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Friday, 1 June 1984
Page: 2374

Senator SIBRAA —My question is directed to the Minister representing the Minister for Foreign Affairs. I refer the Attorney-General to the incredible diatribe which Senator Sir John Carrick dressed up as a question yesterday. I ask the Minister whether he has any information about what Mr Hayden said in Hungary and the Government's stance on deployment of new generation missiles by both North Atlantic Treaty Organisation and Warsaw Pact countries?

Senator GARETH EVANS —I have been able to secure some further and better particulars as to the matter raised yesterday by Senator Sir John Carrick, in particular in the form of a transcript of the relevant passage of Mr Hayden's remarks when addressing the media following his talks with the Hungarian Foreign Minister. What he said in relevant part was this:

The cost of the escalating arms race is a very severe burden upon them. But for all that they are not going to enter into negotiations in an atmosphere where they feel constantly threatened, where they are not treated with equality, where they do not believe there is a guarantee of equal security. Now all of these things are a reflection of what he says--

This is the bit that Senator Sir John Carrick left out of his question yesterday -

not what we believe or necessarily what we accept. But they are a clear indication of the very serious nature of the problems which are impeding the flow of exchanges which are necessary if we're going to get any dialogue under way between East and West.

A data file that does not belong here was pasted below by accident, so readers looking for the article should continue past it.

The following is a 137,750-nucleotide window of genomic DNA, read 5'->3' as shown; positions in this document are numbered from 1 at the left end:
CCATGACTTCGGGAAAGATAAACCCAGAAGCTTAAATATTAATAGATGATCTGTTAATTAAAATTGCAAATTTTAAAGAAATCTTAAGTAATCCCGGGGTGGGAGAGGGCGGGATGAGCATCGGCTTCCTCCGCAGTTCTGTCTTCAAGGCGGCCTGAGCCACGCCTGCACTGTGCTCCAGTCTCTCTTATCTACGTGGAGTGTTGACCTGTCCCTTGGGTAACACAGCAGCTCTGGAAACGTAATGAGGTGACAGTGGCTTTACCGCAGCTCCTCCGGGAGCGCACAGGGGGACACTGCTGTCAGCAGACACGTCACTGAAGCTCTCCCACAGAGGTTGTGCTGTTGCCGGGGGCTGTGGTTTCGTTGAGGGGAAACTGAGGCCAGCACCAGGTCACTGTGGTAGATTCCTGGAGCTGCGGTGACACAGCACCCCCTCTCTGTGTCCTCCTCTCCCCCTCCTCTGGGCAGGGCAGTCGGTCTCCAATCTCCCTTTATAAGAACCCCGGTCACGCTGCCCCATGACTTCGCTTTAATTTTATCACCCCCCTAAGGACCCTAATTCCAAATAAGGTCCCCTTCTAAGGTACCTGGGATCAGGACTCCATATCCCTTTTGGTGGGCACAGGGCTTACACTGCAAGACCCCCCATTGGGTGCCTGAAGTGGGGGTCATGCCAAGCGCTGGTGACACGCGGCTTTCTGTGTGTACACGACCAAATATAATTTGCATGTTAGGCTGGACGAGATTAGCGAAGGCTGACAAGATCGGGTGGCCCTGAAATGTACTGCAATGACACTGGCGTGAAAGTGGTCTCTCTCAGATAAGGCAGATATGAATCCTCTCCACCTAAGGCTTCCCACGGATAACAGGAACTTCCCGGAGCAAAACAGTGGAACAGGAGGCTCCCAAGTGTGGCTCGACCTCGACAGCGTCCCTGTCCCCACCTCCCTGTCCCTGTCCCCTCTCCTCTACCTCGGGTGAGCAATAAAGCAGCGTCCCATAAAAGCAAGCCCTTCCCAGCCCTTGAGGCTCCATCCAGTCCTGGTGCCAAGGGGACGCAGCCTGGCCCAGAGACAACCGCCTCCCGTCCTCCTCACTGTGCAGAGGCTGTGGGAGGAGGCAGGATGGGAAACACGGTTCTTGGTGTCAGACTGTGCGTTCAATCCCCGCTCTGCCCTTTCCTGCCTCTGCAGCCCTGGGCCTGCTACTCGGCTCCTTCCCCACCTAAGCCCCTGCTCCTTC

I indicate that that selective quotation and selective indignation is yet another demonstration of the kind of meretricious approach to Question Time which Senator Sir John Carrick has made peculiarly his own.

As to Australia's policy on this issue, I refer Senator Sir John Carrick to my reply on behalf of the Minister for Foreign Affairs to Senator Chipp's question on notice No. 388, which was published in the Senate Hansard of 15 November 1983 . It is a long reply and I will not repeat it all, but it is a reply which makes absolutely and unequivocally clear that the Government's commitment is to disarmament generally, not selectively, applicable to the weapons stockpiles of both East and West. More particularly, in the context of Senator Sir John Carrick's question, we fully understand and accept the concerns of the non- communist NATO countries in this respect as, for example, I made clear in the answer I referred to on 15 November when writing on behalf of the Minister for Foreign Affairs. I said this, and I quote one final passage:

It was the Soviet Union's deployment of the SS20 that provoked NATO's response in the form of its decision to modernise intermediate-range nuclear forces through the deployment of Cruise and Pershing II missiles in the event that negotiations to limit this class of weapons proved fruitless.

So the notion that there is some selectivity or blinkered approach on behalf of the Foreign Affairs Minister to these matters of acute concern, not only to Australia but to the world, is a total falsehood and a total fabrication, and one that ought to demand an apology from the honourable senator concerned.